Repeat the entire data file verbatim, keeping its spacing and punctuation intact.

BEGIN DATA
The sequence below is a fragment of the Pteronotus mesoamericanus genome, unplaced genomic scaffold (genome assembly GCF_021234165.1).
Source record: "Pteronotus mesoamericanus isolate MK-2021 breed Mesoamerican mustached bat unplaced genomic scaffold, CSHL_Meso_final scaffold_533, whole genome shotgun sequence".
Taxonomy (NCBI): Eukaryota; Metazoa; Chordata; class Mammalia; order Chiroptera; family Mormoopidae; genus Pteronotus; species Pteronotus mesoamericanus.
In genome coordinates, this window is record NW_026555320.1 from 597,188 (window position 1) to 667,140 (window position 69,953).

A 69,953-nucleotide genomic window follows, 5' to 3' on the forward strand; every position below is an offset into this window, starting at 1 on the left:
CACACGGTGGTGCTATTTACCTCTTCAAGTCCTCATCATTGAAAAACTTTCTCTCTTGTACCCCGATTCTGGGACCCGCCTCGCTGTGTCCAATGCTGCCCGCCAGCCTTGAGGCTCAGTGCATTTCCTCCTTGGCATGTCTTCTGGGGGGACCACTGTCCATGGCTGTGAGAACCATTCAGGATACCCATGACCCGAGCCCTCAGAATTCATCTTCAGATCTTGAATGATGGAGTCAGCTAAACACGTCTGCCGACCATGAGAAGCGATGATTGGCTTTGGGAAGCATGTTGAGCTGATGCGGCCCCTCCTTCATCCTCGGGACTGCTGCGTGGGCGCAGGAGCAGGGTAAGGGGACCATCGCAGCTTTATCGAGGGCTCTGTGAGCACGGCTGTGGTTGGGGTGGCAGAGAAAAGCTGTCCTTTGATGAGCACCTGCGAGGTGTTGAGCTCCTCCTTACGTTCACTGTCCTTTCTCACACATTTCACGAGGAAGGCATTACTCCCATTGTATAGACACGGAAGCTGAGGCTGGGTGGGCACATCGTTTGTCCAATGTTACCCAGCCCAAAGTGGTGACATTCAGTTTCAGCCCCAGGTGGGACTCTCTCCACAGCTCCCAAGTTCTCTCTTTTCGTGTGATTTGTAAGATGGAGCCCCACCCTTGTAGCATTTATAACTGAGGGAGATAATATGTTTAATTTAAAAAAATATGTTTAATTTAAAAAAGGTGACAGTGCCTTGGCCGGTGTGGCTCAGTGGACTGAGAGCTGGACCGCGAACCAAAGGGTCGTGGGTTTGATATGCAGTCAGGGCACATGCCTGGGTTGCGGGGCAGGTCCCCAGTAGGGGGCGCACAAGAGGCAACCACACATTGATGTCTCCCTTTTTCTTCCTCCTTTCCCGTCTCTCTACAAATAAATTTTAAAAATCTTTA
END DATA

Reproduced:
The sequence below is a fragment of the Pteronotus mesoamericanus genome, unplaced genomic scaffold (genome assembly GCF_021234165.1).
Source record: "Pteronotus mesoamericanus isolate MK-2021 breed Mesoamerican mustached bat unplaced genomic scaffold, CSHL_Meso_final scaffold_533, whole genome shotgun sequence".
Taxonomy (NCBI): Eukaryota; Metazoa; Chordata; class Mammalia; order Chiroptera; family Mormoopidae; genus Pteronotus; species Pteronotus mesoamericanus.
In genome coordinates, this window is record NW_026555320.1 from 597,188 (window position 1) to 667,140 (window position 69,953).

A 69,953-nucleotide genomic window follows, 5' to 3' on the forward strand; every position below is an offset into this window, starting at 1 on the left:
CACACGGTGGTGCTATTTACCTCTTCAAGTCCTCATCATTGAAAAACTTTCTCTCTTGTACCCCGATTCTGGGACCCGCCTCGCTGTGTCCAATGCTGCCCGCCAGCCTTGAGGCTCAGTGCATTTCCTCCTTGGCATGTCTTCTGGGGGGACCACTGTCCATGGCTGTGAGAACCATTCAGGATACCCATGACCCGAGCCCTCAGAATTCATCTTCAGATCTTGAATGATGGAGTCAGCTAAACACGTCTGCCGACCATGAGAAGCGATGATTGGCTTTGGGAAGCATGTTGAGCTGATGCGGCCCCTCCTTCATCCTCGGGACTGCTGCGTGGGCGCAGGAGCAGGGTAAGGGGACCATCGCAGCTTTATCGAGGGCTCTGTGAGCACGGCTGTGGTTGGGGTGGCAGAGAAAAGCTGTCCTTTGATGAGCACCTGCGAGGTGTTGAGCTCCTCCTTACGTTCACTGTCCTTTCTCACACATTTCACGAGGAAGGCATTACTCCCATTGTATAGACACGGAAGCTGAGGCTGGGTGGGCACATCGTTTGTCCAATGTTACCCAGCCCAAAGTGGTGACATTCAGTTTCAGCCCCAGGTGGGACTCTCTCCACAGCTCCCAAGTTCTCTCTTTTCGTGTGATTTGTAAGATGGAGCCCCACCCTTGTAGCATTTATAACTGAGGGAGATAATATGTTTAATTTAAAAAAATATGTTTAATTTAAAAAAGGTGACAGTGCCTTGGCCGGTGTGGCTCAGTGGACTGAGAGCTGGACCGCGAACCAAAGGGTCGTGGGTTTGATATGCAGTCAGGGCACATGCCTGGGTTGCGGGGCAGGTCCCCAGTAGGGGGCGCACAAGAGGCAACCACACATTGATGTCTCCCTTTTTCTTCCTCCTTTCCCGTCTCTCTACAAATAAATTTTAAAAATCTTTA